Very well-centered. Even, but not deep, strike. [$79, reduced to $69 SOLD]

Severus Alexander (222-235AD)
26 mm. 10.98 grams, dated  (225/6AD)
 laureate and draped bust right
Mount Argaeus on base, ETΔ in exergue
[$24, reduced to $21] (The one on vcoins is $119, a bit better)


Philip I, 244-249
Sestertius-diameter coin from the
Samosata mint on the Euphrates
31 mm. 16.55 grams. 
Radiate bust right
City goddess seated left on rocks, holding out eagle, Pegasus leaping at her feet.
Butcher Coinage in Roman Syria, page 475, Philip 31 radiate
BMC Syria, Commagene, Samosata 51 (laureate)
[$35, reduced to $32]


Aelia Flaccilla, wife of Theodosius (379-395)
22 mm. 4.72 grams.
Victory inscribing shield with Christian chi-rho. T to right, ANTΓ in exergue
RIC IX Antioch 61.2, page 291 "Rare"
Lovely light cover like is often seen on coins from Antioch.
Wonderful hairstyle details. Sear V 20616 "$325 in EF"
A beautiful coin!  Super inscribed chi-rho. [$149, reduced to $129]

The seller, from Israel, wrote "Your coin has been blessed at the Church of the Holy Sepulcher in Jerusalem."  I cannot personally confirm this, but I pass it on for what is worth.  



Kings of Thrace, Seuthes III, 18-20 mm. 5.38 grams.  Circa 323-316 BC. Laureate head right / Horseman riding right, ΣEYΘOY above, star below. Peter p. 182; Topalov 116; Dimitrov group B; SNG Copenhagen 1073 "c. 316-313"; CNG e-auction 497, lot 90, this coin.  SNG BM Black Sea 317-318 (the coin on offer is very much nicer than either).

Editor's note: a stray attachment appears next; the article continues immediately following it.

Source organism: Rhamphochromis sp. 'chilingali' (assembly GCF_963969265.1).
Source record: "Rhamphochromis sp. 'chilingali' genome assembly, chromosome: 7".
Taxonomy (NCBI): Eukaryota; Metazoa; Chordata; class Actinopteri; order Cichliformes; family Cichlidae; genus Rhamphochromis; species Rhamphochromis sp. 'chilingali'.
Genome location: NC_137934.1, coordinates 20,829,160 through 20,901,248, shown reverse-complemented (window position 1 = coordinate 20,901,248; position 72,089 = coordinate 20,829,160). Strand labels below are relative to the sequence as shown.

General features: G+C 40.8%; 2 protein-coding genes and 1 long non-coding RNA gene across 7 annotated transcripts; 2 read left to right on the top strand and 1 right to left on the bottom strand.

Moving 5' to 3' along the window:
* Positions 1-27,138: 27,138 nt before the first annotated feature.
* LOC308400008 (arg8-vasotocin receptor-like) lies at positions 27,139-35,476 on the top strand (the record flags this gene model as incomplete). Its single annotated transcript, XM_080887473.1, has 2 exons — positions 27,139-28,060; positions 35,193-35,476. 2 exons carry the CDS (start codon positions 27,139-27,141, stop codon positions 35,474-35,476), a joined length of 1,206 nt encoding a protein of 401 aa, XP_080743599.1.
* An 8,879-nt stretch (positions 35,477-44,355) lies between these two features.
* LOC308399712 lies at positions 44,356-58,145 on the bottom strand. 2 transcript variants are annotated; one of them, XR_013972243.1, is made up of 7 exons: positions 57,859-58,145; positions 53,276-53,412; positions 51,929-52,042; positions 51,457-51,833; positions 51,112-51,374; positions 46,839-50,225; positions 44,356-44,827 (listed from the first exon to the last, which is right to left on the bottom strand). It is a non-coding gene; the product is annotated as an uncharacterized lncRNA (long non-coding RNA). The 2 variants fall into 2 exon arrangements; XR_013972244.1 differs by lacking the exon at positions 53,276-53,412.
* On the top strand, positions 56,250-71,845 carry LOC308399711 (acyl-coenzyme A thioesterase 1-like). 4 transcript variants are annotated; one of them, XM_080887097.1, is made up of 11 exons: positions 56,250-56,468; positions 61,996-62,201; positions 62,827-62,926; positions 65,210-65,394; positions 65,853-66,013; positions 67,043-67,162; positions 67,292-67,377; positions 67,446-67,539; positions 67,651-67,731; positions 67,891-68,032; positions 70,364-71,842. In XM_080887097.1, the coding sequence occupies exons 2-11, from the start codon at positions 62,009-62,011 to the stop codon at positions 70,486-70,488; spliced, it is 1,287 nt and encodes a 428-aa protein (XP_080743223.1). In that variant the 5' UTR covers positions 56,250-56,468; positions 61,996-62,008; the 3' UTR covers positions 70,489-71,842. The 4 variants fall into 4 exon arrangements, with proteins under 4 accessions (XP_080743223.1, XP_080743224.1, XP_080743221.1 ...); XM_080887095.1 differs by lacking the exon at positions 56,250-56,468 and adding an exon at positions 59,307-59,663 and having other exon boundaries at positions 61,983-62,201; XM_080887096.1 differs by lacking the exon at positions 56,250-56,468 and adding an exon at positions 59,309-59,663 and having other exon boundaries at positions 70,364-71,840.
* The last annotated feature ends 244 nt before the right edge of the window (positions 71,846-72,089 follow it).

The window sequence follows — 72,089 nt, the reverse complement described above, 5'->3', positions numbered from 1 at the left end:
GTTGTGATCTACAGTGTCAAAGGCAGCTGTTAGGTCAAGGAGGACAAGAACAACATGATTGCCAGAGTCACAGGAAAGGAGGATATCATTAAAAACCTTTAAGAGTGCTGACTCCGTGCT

One of the first portraits of any Greek king. Nice Green Patina. Reverse double struck. High quality for the type (much better than the BM specimens) What a portrait!  [$99 SOLD]  (With CNG ticket.)
See here for my web page on the type:


Syracuse, Sicily
King Heiron II, 275-215 BC
AE tetras. 18 mm. 6.17 grams.
Bearded head of Poseidon left
Ornamented trident, dolphins eithr side
Letters of his name either side of the shaft: IEPO-NOS
Ex CNG e-auction 499, lot 63.
SNG Cop 850. 
[$59, with CNG ticket]



Jovian, 363-364
AE3. 19 mm.
BSISC in exergue
RIC VIII Siscia 426 "scarce"
Obverse with lovely even green patina and name fully on the flan. [$39, reduced to $31]

[Please compare to vcoins prices.]



Please compare prices with those on acsearch and vcoins and any other sites you use. I intend my prices to be below the prices for comparable coins anywhere else.

Begin Roman coins in chronological order
Links:  Caracalla, Elagablal, Severus Alexander, Gordian III, Philip, Valerian, Gallienus, Gallo-Roman, Claudius II, Aurelian, ProbusTacitus, Carus and Family 

Roman Republican  

Roman Republican semis imitation from Spain
(which rarely had its own mint so locals issued imitations to supply the need for small change)
First century BC. c. 100-25 BC.
Small. 17-15 mm. 2.19 grams.
Head of Saturn right; S (mark of value) behind
Prow right; horizontal S (mark of value) above. Cf. Burgos R46. 
cf CNG
for a very similar coin, not as nice, for $60 plus fees. 
Crawford "Unoffical imitations and small change under the Roman Republic" AIIN 29 (1982) plate XI, 21. Also, plate II 19 (same dies!)
"Found almost always in the south of Spain, near Seville"
Better than the CNG piece. [$49]
This coin cited in Rippolès and Witschonke, "The unofficial Roman Republican semisses struck in Spain" in Studies in Ancient Coinage in Honor of Andrew Burnett, 2015. #116h, not illustrated.

Roman Republican as
Massive 32 mm and 32.79 grams.